7 year fixed w/ 15-30 amortization

6 Replies

Originally posted by @Ryan Moore :

Dumb question, but when a lender says 7 year fixed w/ 15-30 year amortization, that's just an ARM correct?

Not a dumb question and the answer is yes, it'a an ARM. Not sure what the 15-30 piece is because usually a 7 year ARM has a 30 year amortization, not 15.

  • Find out what the ARM is tied to (T Bill, LIBOR etc...)
  • Check the index's volatility with charts online
  • Figure out what the rate will adjust to in 7 years.
  • Decide whether you're going to have the property 7 years from now
  • Would a shorter term ARM suit you better or would a 30 year fixed work better
  • What's the prepayment penalty and for how long

Just a few things to find out

Best of luck

Stephanie

Originally posted by @Stephanie P. :
Originally posted by @Ryan Moore:

Dumb question, but when a lender says 7 year fixed w/ 15-30 year amortization, that's just an ARM correct?

Not a dumb question and the answer is yes, it'a an ARM. Not sure what the 15-30 piece is because usually a 7 year ARM has a 30 year amortization, not 15.

  • Find out what the ARM is tied to (T Bill, LIBOR etc...)
  • Check the index's volatility with charts online
  • Figure out what the rate will adjust to in 7 years.
  • Decide whether you're going to have the property 7 years from now
  • Would a shorter term ARM suit you better or would a 30 year fixed work better
  • What's the prepayment penalty and for how long

Just a few things to find out

Best of luck

Stephanie

Awesome, thanks for the above and beyond response :-)

@Ryan Moore , @Stephanie P. covered it pretty well above. 

I just wanted to add what we are getting for terms so you have an idea of what is out there. Keep in  mindd thought that every market is different too.

We are working on getting two properties right now, a duplex and a 4 plex. The terms we are being quoted from our existing commercial portfolio lender are 20% down, 5.125% interest, amortized over 25 years and locked in for 10 years with a maximum of 1% per year increase in rate starting in year 11, and a max rate of 11.125%.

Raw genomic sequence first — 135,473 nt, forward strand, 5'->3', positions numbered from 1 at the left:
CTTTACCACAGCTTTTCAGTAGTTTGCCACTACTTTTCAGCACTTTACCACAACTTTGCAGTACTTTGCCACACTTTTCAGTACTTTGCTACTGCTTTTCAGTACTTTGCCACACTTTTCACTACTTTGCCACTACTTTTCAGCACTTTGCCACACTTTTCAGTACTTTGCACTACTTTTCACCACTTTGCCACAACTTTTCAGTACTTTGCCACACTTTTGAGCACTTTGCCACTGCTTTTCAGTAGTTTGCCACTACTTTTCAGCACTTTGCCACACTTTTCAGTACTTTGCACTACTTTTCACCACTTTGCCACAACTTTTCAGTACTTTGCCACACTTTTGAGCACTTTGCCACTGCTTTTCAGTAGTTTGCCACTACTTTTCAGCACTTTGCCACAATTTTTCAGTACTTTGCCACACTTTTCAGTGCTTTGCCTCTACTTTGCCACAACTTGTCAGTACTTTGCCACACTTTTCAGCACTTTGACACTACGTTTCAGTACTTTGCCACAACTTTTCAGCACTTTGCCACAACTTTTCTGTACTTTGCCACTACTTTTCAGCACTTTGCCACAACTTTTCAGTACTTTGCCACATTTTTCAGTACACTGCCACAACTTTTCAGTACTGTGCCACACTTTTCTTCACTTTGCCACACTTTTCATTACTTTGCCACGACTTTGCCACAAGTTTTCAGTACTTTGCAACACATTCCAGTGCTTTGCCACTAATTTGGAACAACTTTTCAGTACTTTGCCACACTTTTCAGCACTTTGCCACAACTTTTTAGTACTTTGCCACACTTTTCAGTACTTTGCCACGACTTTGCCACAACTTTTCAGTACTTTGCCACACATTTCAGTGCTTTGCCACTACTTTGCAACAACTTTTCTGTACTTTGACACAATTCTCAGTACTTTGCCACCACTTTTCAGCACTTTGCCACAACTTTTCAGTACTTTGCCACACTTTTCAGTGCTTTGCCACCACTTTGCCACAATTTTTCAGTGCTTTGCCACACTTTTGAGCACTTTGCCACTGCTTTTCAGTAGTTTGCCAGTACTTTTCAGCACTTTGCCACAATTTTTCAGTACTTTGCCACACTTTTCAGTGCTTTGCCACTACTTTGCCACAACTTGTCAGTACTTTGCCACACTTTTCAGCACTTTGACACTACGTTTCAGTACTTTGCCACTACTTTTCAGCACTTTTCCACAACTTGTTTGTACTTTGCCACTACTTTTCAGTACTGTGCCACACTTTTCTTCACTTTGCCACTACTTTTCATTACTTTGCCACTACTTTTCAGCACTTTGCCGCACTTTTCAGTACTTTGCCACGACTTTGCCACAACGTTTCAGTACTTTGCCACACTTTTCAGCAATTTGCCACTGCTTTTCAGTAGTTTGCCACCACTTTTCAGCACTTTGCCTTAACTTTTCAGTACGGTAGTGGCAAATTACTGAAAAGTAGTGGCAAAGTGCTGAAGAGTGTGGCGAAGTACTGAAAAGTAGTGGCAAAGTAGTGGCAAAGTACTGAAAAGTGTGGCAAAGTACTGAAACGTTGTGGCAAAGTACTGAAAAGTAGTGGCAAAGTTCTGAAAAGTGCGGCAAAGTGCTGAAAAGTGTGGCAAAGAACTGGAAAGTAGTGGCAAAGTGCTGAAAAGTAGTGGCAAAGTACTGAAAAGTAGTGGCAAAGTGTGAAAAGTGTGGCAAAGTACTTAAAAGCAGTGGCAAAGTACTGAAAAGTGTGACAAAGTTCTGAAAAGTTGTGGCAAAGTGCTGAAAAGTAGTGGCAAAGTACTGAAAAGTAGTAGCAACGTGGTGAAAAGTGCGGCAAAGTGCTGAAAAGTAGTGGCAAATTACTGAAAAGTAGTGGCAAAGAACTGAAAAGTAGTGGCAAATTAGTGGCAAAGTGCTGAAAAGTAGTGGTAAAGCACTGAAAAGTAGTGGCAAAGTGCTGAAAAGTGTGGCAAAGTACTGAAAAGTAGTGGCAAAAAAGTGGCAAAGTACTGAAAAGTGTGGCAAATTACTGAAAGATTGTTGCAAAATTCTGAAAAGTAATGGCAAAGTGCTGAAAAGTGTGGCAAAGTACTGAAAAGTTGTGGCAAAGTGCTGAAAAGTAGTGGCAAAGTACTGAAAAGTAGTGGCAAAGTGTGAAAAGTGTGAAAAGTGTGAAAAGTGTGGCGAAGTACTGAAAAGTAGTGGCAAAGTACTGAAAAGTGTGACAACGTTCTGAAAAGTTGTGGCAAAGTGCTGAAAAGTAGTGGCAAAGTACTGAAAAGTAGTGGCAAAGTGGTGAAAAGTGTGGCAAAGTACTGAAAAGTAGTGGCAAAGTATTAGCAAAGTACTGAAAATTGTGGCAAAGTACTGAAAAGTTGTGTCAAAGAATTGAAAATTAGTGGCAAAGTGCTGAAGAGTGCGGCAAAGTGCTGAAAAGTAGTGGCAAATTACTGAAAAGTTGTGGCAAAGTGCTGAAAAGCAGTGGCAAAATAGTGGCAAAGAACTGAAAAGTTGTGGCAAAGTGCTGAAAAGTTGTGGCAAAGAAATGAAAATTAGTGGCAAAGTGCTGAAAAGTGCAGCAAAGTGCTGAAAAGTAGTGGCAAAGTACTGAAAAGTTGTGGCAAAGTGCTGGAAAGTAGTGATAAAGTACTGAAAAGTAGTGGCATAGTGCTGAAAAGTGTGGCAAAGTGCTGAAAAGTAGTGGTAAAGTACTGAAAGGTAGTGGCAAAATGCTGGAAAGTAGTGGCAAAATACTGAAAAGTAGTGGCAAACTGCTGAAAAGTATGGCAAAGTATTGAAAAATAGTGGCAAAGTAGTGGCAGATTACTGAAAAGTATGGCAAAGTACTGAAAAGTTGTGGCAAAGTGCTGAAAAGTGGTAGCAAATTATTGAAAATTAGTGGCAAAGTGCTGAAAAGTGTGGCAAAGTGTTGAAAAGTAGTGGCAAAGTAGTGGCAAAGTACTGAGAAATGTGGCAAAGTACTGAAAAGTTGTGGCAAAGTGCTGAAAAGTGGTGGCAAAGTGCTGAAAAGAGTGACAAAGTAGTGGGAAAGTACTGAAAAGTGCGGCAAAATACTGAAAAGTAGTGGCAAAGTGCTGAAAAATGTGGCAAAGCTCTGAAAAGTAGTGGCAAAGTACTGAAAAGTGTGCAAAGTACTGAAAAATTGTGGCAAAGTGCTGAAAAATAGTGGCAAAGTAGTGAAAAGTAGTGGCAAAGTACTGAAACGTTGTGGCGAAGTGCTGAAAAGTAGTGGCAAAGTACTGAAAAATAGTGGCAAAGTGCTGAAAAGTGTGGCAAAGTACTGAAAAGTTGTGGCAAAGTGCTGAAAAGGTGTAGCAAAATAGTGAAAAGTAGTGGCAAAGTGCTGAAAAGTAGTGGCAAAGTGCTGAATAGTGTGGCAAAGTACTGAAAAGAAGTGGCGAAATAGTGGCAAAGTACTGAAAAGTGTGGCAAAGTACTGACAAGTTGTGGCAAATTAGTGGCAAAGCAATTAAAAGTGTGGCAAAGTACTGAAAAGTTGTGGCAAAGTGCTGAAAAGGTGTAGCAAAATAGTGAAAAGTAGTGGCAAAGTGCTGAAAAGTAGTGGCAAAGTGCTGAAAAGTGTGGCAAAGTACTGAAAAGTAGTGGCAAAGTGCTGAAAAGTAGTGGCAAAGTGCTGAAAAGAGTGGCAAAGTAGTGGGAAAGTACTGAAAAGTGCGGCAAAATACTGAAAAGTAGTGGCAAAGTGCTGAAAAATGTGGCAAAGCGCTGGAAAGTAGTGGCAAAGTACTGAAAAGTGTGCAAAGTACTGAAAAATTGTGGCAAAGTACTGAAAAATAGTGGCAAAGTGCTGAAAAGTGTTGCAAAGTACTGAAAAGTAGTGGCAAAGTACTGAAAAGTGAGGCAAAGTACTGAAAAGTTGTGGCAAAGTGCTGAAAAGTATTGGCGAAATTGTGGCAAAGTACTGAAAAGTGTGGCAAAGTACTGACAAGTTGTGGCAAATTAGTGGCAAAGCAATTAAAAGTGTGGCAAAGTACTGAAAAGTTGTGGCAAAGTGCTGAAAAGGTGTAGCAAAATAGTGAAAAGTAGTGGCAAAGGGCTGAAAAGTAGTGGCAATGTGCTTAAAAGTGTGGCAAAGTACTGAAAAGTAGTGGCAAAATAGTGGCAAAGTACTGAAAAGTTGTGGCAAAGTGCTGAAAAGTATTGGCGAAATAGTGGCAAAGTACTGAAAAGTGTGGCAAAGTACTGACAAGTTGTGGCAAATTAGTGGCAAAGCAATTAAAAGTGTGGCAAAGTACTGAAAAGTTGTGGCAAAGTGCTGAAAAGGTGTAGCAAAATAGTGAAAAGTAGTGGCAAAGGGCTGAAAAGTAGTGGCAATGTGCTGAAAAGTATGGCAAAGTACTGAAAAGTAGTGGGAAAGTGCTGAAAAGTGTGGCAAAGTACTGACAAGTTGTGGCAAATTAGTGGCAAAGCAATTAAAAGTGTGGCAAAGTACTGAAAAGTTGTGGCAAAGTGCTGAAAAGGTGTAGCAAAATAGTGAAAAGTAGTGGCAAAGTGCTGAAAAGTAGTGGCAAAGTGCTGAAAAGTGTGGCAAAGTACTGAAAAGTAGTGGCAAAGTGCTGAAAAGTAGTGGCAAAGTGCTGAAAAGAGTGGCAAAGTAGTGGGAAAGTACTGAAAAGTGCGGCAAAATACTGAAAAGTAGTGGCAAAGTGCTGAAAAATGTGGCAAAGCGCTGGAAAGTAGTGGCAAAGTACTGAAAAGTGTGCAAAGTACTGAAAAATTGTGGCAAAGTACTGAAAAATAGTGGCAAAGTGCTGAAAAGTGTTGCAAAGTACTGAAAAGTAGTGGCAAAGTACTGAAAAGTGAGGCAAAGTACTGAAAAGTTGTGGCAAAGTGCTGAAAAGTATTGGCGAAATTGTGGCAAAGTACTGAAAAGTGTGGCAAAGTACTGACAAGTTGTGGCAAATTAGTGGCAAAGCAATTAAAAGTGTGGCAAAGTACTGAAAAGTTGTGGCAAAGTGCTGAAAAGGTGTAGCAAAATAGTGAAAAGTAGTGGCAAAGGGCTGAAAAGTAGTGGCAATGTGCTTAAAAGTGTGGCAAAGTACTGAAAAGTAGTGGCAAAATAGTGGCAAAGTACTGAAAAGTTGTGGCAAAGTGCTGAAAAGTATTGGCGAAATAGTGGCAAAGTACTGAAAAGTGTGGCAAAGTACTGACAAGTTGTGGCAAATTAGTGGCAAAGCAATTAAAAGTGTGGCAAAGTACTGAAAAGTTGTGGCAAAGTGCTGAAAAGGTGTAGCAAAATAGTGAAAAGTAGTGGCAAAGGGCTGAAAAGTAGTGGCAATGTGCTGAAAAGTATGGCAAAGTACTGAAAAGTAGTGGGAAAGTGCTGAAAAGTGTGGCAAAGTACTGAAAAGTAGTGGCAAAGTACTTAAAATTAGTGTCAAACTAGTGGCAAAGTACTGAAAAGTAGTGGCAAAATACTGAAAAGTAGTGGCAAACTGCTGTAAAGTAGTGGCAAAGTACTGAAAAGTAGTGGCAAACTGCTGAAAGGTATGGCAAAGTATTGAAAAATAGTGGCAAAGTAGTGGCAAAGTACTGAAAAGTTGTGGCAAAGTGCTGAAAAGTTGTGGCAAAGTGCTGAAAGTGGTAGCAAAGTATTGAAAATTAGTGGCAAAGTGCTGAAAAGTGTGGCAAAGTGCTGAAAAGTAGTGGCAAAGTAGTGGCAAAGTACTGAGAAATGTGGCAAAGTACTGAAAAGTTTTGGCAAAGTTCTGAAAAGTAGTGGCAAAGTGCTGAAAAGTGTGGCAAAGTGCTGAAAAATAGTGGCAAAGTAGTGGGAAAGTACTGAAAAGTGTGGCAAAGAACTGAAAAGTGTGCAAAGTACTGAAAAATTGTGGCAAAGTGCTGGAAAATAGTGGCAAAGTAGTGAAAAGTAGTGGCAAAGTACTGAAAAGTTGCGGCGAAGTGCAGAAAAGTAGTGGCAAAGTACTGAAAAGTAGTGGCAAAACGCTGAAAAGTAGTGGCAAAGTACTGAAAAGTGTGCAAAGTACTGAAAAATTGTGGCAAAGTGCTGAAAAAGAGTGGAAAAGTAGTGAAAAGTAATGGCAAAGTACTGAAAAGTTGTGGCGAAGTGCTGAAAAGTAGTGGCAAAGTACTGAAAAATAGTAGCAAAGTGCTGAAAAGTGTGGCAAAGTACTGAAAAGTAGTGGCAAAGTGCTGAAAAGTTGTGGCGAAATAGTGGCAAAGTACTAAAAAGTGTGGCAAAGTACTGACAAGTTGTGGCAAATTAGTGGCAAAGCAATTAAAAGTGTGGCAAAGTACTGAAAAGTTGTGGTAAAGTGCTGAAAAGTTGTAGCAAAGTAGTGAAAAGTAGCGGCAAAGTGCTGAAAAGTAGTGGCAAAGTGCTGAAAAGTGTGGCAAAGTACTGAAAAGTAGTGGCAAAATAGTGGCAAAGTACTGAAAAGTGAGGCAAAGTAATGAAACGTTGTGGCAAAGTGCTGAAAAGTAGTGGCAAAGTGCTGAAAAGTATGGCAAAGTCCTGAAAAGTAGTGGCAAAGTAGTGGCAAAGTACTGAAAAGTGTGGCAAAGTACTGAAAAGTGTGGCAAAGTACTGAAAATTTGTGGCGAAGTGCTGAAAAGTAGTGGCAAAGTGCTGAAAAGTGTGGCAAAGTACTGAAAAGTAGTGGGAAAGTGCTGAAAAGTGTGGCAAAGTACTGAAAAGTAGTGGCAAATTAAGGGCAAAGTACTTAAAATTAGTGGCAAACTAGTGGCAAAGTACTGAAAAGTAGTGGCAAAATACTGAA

From the feedback I get here on BP those are great terms. Unfortunately for you, they only lend within my state.

Dan Dietz

Originally posted by @Daniel Dietz :

@Ryan Moore , @Stephanie Potter covered it pretty well above. 

I just wanted to add what we are getting for terms so you have an idea of what is out there. Keep in  mindd thought that every market is different too.

We are working on getting two properties right now, a duplex and a 4 plex. The terms we are being quoted from our existing commercial portfolio lender are 20% down, 5.125% interest, amortized over 25 years and locked in for 10 years with a maximum of 1% per year increase in rate starting in year 11, and a max rate of 11.125%.

From the feedback I get here on BP those are great terms. Unfortunately for you, they only lend within my state.

Dan Dietz

5.125% is an excellent rate for a 10 year ARM.

How many points?

@Stephanie P. , no points, and about $3500 of closing cost on a 400K loan. They do want our DSCR to be 1.2 or better for that rate. They will loan down to a 1.1 DSCR for existing customers, but higher rate and costs too. We prefer to keep the more conservative ratio too. If there is not at least that much 'meat in the deal' we will keep looking until we find one :-)

Dan Dietz

Originally posted by @Daniel Dietz :

@Stephanie Potter, no points, and about $3500 of closing cost on a 400K loan. They do want our DSCR to be 1.2 or better for that rate. They will loan down to a 1.1 DSCR for existing customers, but higher rate and costs too. We prefer to keep the more conservative ratio too. If there is not at least that much 'meat in the deal' we will keep looking until we find one :-)

Dan Dietz

 Jump on that rate while you can.  Well done and you're right about "meat in the deal."  Too many good deals out there to tie up money on deals that don't pay.

Stephanie